U.S. Secretary of Defense Mark Esper (L) did not rule out resuming military exercises on the Korean Peninsula on Thursday. File Photo by Ron Sachs/UPI | License Photo
Jan. 3 (UPI) -- U.S. Secretary of Defense Mark Esper's suggestion the United States could restart joint exercises with South Korea is raising speculation in Seoul that drills could resume in the spring following a period of absence.
Esper, who appeared on MSNBC on Thursday, told the network the United States is "prepared to fight, if need be."
The U.S. defense chief said the Trump administration "did scale back exercises, because we wanted to keep the door open" to talks.
"I think that's the right way to proceed," Esper said. "But in no shape or form did it affect our fundamental way to fight and win against North Korea."
On Fox News, Esper had urged Kim Jong Un to exercise restraint and to pursue a political agreement with the United States.
"We are on that path. We want to remain on that path, and we would obviously urge Kim Jong Un and his leadership team to sit back down at the negotiation table to do that," Esper said.
North Korea did not test nuclear weapons in 2019, but the regime did violate a moratorium on testing with short-range missiles.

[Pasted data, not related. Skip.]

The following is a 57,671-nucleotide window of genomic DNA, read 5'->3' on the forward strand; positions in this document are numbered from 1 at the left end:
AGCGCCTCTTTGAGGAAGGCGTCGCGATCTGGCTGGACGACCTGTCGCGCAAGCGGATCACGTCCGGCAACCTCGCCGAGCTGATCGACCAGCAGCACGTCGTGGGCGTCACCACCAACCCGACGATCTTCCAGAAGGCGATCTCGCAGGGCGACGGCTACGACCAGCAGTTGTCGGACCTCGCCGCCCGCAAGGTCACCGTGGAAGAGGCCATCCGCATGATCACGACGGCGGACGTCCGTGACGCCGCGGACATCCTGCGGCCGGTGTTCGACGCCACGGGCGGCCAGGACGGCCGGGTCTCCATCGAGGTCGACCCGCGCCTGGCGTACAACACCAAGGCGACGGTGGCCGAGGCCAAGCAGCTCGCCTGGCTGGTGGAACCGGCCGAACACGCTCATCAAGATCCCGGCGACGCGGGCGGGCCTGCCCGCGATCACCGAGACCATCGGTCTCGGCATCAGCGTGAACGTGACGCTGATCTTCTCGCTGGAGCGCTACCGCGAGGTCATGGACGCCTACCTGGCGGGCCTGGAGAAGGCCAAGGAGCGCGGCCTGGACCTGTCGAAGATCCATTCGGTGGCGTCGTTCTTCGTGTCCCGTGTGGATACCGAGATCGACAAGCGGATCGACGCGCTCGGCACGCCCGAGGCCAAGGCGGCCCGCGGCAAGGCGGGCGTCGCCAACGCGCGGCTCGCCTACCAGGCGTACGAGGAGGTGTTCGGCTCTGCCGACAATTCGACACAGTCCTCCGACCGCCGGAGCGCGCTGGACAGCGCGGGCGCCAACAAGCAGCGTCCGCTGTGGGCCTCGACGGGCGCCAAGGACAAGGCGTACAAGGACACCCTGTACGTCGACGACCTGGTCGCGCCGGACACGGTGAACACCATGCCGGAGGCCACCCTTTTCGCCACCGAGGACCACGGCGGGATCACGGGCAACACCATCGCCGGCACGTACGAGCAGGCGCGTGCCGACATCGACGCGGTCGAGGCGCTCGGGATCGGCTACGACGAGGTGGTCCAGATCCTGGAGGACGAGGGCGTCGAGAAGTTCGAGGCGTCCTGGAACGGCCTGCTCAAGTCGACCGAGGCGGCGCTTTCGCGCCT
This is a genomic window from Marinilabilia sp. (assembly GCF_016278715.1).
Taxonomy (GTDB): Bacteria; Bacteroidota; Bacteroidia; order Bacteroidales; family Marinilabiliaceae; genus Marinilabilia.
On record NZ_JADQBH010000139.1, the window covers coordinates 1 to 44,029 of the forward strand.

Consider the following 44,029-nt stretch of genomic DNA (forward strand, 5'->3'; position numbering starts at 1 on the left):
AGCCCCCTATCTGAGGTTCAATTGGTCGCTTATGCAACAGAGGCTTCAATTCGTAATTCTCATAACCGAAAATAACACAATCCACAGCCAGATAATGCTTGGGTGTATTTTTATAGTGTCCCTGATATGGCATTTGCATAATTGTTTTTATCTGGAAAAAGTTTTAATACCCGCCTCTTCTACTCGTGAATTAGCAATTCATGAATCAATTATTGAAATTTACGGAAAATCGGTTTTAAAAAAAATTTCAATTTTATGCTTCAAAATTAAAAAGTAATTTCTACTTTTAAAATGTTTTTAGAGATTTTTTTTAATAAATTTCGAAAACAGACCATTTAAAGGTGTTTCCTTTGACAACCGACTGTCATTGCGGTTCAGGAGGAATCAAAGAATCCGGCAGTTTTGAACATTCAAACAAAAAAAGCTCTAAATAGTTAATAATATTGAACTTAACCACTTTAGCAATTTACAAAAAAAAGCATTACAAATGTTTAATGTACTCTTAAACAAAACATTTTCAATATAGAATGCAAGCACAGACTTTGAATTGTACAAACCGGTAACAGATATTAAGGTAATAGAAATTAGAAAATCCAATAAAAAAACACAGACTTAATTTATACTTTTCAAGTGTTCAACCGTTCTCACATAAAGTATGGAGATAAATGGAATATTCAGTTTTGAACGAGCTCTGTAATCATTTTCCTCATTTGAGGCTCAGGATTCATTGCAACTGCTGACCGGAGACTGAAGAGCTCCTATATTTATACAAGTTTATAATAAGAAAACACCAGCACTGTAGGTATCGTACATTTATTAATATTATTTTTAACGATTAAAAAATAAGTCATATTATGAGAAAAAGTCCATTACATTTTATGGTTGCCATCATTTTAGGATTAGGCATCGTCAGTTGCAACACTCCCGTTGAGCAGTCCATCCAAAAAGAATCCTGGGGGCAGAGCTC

A pro-Pyongyang newspaper based in Japan warned the United States on Friday.
The Choson Sinbo, a publication of North Korea's de facto embassy in Japan, said a U.S. delay on an agreement with Pyongyang would "only make North Korea stronger."
"We would never forgive the United States for exploiting U.S.-North Korea dialogue for impure purposes."
North Korea has previously condemned U.S.-South Korea exercises as preparations for a potential invasion. The possibility exercises could restart in the spring could be met with more serious provocations, according to a Japanese press report on Friday.
The Yomiuri Shimbun reported the North could respond with nuclear weapons tests or a test launch of an intercontinental ballistic missile.
The report also said Kim Jong Un could visit Seoul ahead of April general elections in the South, in the event of eased sanctions.
A previous version of this article incorrectly referred to Mark Esper as U.S. secretary of state.